Lincoln jerked awake. In the distance, he heard a scream followed by shouting. When he realised that he was standing upright in a strange corridor, with no recollection of how he got there, confusion reigned supreme. It was like the storeroom all over again.
He blinked and went to rub his eyes, felt the hand move through the air, but didn’t feel any of the relief the movement should have elicited as he rubbed at his face. That’s when he realised that he had tried to use his missing hand. The nerve endings still somehow received signals from his brain and went through the motions of following out the command to the extent that it still felt as though his arm was attached.
With an inward groan, he rubbed at his eyes with his other hand. When he looked down, he saw that he was dressed in a grey jumper, the armless sleeve of which hung limp like a balloon devoid of air. The sight made him scrunch his face up in anger; made him feel impotent. Now a cripple, no way would he ever wear the usual vest tops that he favoured before the accident to show off his physique. Only freaks and sick fucks would want to look at a grotesque lump of scar tissue.
He stared along the corridor, rubbing his cheek as he tried to fathom how he’d arrived where he was. It didn’t make any sense. The last thing he remembered was being in the hospital.
The narrow walls of the corridor seemed to contract, making Lincoln feel sick. He took a deep breath, willed his heart to cease its frenetic war beat. Sweat beaded his forehead. He tried to swallow but it felt as though a lump had lodged in his throat.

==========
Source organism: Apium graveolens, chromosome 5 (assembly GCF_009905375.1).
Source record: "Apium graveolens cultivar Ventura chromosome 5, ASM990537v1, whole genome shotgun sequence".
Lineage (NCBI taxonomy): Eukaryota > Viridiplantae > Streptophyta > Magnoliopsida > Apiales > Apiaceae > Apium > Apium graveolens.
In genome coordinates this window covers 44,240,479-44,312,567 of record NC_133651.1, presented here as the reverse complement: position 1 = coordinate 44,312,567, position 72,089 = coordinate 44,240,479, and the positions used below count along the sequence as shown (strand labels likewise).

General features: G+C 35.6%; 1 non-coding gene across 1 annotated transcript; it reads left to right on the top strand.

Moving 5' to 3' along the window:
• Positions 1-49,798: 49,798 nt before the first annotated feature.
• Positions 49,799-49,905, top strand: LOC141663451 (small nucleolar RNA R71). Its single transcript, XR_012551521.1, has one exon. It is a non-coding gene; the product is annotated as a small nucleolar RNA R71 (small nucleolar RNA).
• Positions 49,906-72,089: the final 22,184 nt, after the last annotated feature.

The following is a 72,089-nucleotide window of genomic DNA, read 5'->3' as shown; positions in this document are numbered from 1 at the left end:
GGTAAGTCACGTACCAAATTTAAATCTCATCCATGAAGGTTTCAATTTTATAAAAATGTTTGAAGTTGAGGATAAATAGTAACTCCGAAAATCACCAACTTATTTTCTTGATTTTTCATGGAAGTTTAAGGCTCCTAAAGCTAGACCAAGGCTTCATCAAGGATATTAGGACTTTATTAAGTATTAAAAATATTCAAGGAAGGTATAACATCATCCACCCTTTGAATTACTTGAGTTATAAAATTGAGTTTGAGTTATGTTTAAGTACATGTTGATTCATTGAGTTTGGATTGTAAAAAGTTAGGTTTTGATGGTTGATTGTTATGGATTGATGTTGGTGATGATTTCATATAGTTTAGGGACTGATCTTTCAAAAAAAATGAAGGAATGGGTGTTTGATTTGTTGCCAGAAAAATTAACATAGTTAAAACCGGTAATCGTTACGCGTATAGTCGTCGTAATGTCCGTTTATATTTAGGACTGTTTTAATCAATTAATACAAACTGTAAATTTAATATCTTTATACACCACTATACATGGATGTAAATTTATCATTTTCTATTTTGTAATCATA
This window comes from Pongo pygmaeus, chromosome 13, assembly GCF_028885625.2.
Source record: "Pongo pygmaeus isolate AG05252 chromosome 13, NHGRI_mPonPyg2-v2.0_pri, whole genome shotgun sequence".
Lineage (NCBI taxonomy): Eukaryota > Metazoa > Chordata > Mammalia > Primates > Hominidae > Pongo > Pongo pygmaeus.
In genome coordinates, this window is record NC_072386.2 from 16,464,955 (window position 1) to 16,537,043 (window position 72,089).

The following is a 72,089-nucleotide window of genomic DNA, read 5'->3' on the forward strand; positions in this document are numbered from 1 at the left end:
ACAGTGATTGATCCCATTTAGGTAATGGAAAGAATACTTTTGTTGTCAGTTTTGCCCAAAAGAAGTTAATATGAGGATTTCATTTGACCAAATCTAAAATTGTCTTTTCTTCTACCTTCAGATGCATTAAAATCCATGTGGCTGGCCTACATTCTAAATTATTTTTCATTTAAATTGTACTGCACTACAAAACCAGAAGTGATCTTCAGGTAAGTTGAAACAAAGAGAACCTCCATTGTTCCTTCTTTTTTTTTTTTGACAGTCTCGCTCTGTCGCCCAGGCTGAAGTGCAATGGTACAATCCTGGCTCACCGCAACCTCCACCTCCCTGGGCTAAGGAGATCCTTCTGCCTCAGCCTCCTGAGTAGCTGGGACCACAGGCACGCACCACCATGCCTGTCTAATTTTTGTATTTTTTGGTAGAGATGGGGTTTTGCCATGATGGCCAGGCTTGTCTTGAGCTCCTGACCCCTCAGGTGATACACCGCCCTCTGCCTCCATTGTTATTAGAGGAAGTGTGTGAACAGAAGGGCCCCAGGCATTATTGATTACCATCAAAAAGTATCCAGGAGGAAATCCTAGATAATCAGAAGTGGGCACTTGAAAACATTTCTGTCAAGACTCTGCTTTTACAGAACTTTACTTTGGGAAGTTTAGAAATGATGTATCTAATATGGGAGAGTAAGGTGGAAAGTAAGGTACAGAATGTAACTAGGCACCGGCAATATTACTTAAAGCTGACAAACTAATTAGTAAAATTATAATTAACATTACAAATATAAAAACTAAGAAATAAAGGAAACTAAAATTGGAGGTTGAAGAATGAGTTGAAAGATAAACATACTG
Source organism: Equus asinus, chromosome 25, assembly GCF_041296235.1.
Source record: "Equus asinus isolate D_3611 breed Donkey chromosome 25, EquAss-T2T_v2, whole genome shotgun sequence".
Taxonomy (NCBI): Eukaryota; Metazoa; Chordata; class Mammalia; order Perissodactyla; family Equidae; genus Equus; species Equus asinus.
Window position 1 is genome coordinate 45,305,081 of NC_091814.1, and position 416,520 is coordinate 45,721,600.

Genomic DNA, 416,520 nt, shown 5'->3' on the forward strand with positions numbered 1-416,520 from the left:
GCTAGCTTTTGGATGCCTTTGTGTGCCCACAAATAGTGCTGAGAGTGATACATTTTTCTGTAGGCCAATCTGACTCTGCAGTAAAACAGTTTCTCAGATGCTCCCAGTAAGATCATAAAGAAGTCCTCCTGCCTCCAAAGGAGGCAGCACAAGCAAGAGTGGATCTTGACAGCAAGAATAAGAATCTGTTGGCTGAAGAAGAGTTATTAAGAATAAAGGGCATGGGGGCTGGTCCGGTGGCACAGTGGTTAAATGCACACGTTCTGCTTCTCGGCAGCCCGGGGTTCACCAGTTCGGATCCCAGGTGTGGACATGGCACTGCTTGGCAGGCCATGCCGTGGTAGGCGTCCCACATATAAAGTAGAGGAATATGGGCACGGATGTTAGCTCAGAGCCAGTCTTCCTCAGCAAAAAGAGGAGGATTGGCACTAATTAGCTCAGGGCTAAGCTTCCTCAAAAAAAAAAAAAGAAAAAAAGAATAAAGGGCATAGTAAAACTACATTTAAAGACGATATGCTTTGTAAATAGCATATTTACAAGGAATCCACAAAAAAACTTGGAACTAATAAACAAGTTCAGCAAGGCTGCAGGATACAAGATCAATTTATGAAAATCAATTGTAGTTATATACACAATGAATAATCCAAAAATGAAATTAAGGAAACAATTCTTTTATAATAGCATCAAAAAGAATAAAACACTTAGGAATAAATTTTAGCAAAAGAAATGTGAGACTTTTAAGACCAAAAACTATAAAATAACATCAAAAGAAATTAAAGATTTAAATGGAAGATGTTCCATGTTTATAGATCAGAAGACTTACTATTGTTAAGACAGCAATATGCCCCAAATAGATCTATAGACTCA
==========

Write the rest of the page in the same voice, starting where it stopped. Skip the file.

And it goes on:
Despite positive affirmations, he still felt out of kilter.
“Where’d she go?”
Lincoln turned at the sound of the voice and saw the nurse that he had seen when he had his last bout of memory loss.
Lincoln shook his head. “What’s going on? Where am I?”
The nurse peered at him quizzically. “You’ve lost control then.”
“Lost control of what?”
“I wasn’t talking to you,” the nurse snapped, making Lincoln step back in shock.
“Of course you’re talking to me. There’s no one else here.” He lifted his arm to indicate the empty corridor.
The nurse snorted loudly. “If you can’t keep control of a mere human, how do you expect to control the army?”
Lincoln frowned. “I don’t understand.”
The nurse continued unperturbed. “Perhaps I should take charge. The legions respect me.”
“You’re talking crazy.”
“Perhaps I should just kill your vessel.” The nurse advanced towards him.
Lincoln backed into the wall. He didn’t know why he felt so afraid – it was only a nurse, albeit a butch one, but there was something unwholesome about her.
“Yes, perhaps we should find another way,” the nurse said, her face a vicious mask.
“Another way to what? You’re not making any sense.” Lincoln’s heart felt as though subjected to running a marathon. It thumped within his chest. His fingers tingled. As the nurse drew closer, he felt a wave of heat that made him feel faint.
Whatever the hell was going on, Lincoln didn’t want any part of it. About to turn and walk away, he saw the nurse lunge for him, and instead of walking, he ran.
Despite still feeling weak from the loss of blood after the accident, terror drove him on. Unsure where he was, or where he was going, he headed along the corridor. Closed doors on both sides with numbers attached gave him the impression that he was in an apartment block of some sort.